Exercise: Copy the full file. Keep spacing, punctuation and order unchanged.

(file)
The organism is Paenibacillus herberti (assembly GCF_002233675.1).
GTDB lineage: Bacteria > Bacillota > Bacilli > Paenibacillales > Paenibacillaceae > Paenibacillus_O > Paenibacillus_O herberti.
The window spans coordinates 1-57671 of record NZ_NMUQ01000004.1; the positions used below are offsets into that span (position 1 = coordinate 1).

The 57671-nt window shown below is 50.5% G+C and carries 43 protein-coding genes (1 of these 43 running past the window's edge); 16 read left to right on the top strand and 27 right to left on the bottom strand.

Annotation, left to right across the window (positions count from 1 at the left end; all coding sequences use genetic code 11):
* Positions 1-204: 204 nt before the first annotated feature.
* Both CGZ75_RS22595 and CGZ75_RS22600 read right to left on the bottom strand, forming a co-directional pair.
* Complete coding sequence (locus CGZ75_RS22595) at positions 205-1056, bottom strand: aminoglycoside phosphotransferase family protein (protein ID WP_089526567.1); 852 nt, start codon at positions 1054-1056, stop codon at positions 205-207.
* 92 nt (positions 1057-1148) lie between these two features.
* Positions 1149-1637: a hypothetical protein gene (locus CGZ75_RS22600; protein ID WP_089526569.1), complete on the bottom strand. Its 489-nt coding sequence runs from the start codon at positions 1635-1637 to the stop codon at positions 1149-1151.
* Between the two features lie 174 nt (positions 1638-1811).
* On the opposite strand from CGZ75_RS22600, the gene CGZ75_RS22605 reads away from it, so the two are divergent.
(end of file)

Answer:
The organism is Paenibacillus herberti (assembly GCF_002233675.1).
GTDB lineage: Bacteria > Bacillota > Bacilli > Paenibacillales > Paenibacillaceae > Paenibacillus_O > Paenibacillus_O herberti.
The window spans coordinates 1-57671 of record NZ_NMUQ01000004.1; the positions used below are offsets into that span (position 1 = coordinate 1).

The 57671-nt window shown below is 50.5% G+C and carries 43 protein-coding genes (1 of these 43 running past the window's edge); 16 read left to right on the top strand and 27 right to left on the bottom strand.

Annotation, left to right across the window (positions count from 1 at the left end; all coding sequences use genetic code 11):
* Positions 1-204: 204 nt before the first annotated feature.
* Both CGZ75_RS22595 and CGZ75_RS22600 read right to left on the bottom strand, forming a co-directional pair.
* Complete coding sequence (locus CGZ75_RS22595) at positions 205-1056, bottom strand: aminoglycoside phosphotransferase family protein (protein ID WP_089526567.1); 852 nt, start codon at positions 1054-1056, stop codon at positions 205-207.
* 92 nt (positions 1057-1148) lie between these two features.
* Positions 1149-1637: a hypothetical protein gene (locus CGZ75_RS22600; protein ID WP_089526569.1), complete on the bottom strand. Its 489-nt coding sequence runs from the start codon at positions 1635-1637 to the stop codon at positions 1149-1151.
* Between the two features lie 174 nt (positions 1638-1811).
* On the opposite strand from CGZ75_RS22600, the gene CGZ75_RS22605 reads away from it, so the two are divergent.